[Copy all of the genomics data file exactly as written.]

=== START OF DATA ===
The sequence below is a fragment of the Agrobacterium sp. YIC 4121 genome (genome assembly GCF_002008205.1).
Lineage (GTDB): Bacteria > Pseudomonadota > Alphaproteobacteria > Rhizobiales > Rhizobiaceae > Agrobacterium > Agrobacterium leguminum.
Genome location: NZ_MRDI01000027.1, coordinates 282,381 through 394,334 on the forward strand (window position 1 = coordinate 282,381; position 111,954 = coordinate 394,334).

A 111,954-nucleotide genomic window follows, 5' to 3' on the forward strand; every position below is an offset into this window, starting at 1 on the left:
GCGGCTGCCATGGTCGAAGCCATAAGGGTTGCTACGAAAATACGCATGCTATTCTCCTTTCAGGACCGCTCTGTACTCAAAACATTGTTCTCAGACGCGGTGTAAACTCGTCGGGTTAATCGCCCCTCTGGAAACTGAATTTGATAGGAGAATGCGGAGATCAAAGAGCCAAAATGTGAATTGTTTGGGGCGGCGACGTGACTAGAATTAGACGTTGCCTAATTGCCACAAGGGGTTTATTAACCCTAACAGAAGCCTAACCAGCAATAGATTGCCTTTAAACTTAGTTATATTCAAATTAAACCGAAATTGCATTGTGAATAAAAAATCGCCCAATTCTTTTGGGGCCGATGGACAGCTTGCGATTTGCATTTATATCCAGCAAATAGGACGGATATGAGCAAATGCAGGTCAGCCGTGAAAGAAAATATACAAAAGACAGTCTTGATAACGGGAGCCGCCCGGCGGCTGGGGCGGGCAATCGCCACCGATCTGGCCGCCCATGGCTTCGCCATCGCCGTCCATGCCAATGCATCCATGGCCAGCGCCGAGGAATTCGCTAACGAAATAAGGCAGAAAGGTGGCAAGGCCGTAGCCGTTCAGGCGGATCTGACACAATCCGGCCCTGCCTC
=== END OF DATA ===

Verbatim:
The sequence below is a fragment of the Agrobacterium sp. YIC 4121 genome (genome assembly GCF_002008205.1).
Lineage (GTDB): Bacteria > Pseudomonadota > Alphaproteobacteria > Rhizobiales > Rhizobiaceae > Agrobacterium > Agrobacterium leguminum.
Genome location: NZ_MRDI01000027.1, coordinates 282,381 through 394,334 on the forward strand (window position 1 = coordinate 282,381; position 111,954 = coordinate 394,334).

A 111,954-nucleotide genomic window follows, 5' to 3' on the forward strand; every position below is an offset into this window, starting at 1 on the left:
GCGGCTGCCATGGTCGAAGCCATAAGGGTTGCTACGAAAATACGCATGCTATTCTCCTTTCAGGACCGCTCTGTACTCAAAACATTGTTCTCAGACGCGGTGTAAACTCGTCGGGTTAATCGCCCCTCTGGAAACTGAATTTGATAGGAGAATGCGGAGATCAAAGAGCCAAAATGTGAATTGTTTGGGGCGGCGACGTGACTAGAATTAGACGTTGCCTAATTGCCACAAGGGGTTTATTAACCCTAACAGAAGCCTAACCAGCAATAGATTGCCTTTAAACTTAGTTATATTCAAATTAAACCGAAATTGCATTGTGAATAAAAAATCGCCCAATTCTTTTGGGGCCGATGGACAGCTTGCGATTTGCATTTATATCCAGCAAATAGGACGGATATGAGCAAATGCAGGTCAGCCGTGAAAGAAAATATACAAAAGACAGTCTTGATAACGGGAGCCGCCCGGCGGCTGGGGCGGGCAATCGCCACCGATCTGGCCGCCCATGGCTTCGCCATCGCCGTCCATGCCAATGCATCCATGGCCAGCGCCGAGGAATTCGCTAACGAAATAAGGCAGAAAGGTGGCAAGGCCGTAGCCGTTCAGGCGGATCTGACACAATCCGGCCCTGCCTC